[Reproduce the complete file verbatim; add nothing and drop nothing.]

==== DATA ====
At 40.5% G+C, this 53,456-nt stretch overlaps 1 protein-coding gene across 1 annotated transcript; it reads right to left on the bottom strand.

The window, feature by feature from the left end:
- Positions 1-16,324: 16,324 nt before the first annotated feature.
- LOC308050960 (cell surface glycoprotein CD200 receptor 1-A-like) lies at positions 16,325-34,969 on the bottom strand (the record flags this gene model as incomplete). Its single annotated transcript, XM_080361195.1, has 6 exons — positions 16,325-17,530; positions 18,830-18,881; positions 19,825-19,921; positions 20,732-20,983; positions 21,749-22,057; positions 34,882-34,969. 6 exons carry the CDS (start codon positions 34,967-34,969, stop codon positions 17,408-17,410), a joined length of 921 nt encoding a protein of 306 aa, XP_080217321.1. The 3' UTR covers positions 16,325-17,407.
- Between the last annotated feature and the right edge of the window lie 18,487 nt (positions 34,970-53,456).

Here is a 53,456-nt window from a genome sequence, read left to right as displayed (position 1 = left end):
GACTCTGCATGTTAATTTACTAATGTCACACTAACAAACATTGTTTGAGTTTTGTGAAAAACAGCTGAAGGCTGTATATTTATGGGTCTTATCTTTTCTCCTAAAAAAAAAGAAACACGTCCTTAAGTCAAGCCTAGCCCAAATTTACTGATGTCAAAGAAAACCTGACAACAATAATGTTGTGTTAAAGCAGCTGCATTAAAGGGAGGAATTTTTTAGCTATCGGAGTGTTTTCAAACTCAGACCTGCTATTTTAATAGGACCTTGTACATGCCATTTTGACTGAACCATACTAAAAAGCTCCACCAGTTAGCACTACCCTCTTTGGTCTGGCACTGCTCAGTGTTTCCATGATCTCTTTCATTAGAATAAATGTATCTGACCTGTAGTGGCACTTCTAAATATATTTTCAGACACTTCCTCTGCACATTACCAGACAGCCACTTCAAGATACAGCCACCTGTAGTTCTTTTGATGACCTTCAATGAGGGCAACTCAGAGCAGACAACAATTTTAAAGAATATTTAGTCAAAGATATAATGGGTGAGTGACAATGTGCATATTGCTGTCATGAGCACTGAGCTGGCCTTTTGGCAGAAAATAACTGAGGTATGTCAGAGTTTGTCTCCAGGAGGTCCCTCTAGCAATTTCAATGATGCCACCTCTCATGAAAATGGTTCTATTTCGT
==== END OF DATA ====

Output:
At 40.5% G+C, this 53,456-nt stretch overlaps 1 protein-coding gene across 1 annotated transcript; it reads right to left on the bottom strand.

The window, feature by feature from the left end:
- Positions 1-16,324: 16,324 nt before the first annotated feature.
- LOC308050960 (cell surface glycoprotein CD200 receptor 1-A-like) lies at positions 16,325-34,969 on the bottom strand (the record flags this gene model as incomplete). Its single annotated transcript, XM_080361195.1, has 6 exons — positions 16,325-17,530; positions 18,830-18,881; positions 19,825-19,921; positions 20,732-20,983; positions 21,749-22,057; positions 34,882-34,969. 6 exons carry the CDS (start codon positions 34,967-34,969, stop codon positions 17,408-17,410), a joined length of 921 nt encoding a protein of 306 aa, XP_080217321.1. The 3' UTR covers positions 16,325-17,407.
- Between the last annotated feature and the right edge of the window lie 18,487 nt (positions 34,970-53,456).

Here is a 53,456-nt window from a genome sequence, read left to right as displayed (position 1 = left end):
GACTCTGCATGTTAATTTACTAATGTCACACTAACAAACATTGTTTGAGTTTTGTGAAAAACAGCTGAAGGCTGTATATTTATGGGTCTTATCTTTTCTCCTAAAAAAAAAGAAACACGTCCTTAAGTCAAGCCTAGCCCAAATTTACTGATGTCAAAGAAAACCTGACAACAATAATGTTGTGTTAAAGCAGCTGCATTAAAGGGAGGAATTTTTTAGCTATCGGAGTGTTTTCAAACTCAGACCTGCTATTTTAATAGGACCTTGTACATGCCATTTTGACTGAACCATACTAAAAAGCTCCACCAGTTAGCACTACCCTCTTTGGTCTGGCACTGCTCAGTGTTTCCATGATCTCTTTCATTAGAATAAATGTATCTGACCTGTAGTGGCACTTCTAAATATATTTTCAGACACTTCCTCTGCACATTACCAGACAGCCACTTCAAGATACAGCCACCTGTAGTTCTTTTGATGACCTTCAATGAGGGCAACTCAGAGCAGACAACAATTTTAAAGAATATTTAGTCAAAGATATAATGGGTGAGTGACAATGTGCATATTGCTGTCATGAGCACTGAGCTGGCCTTTTGGCAGAAAATAACTGAGGTATGTCAGAGTTTGTCTCCAGGAGGTCCCTCTAGCAATTTCAATGATGCCACCTCTCATGAAAATGGTTCTATTTCGT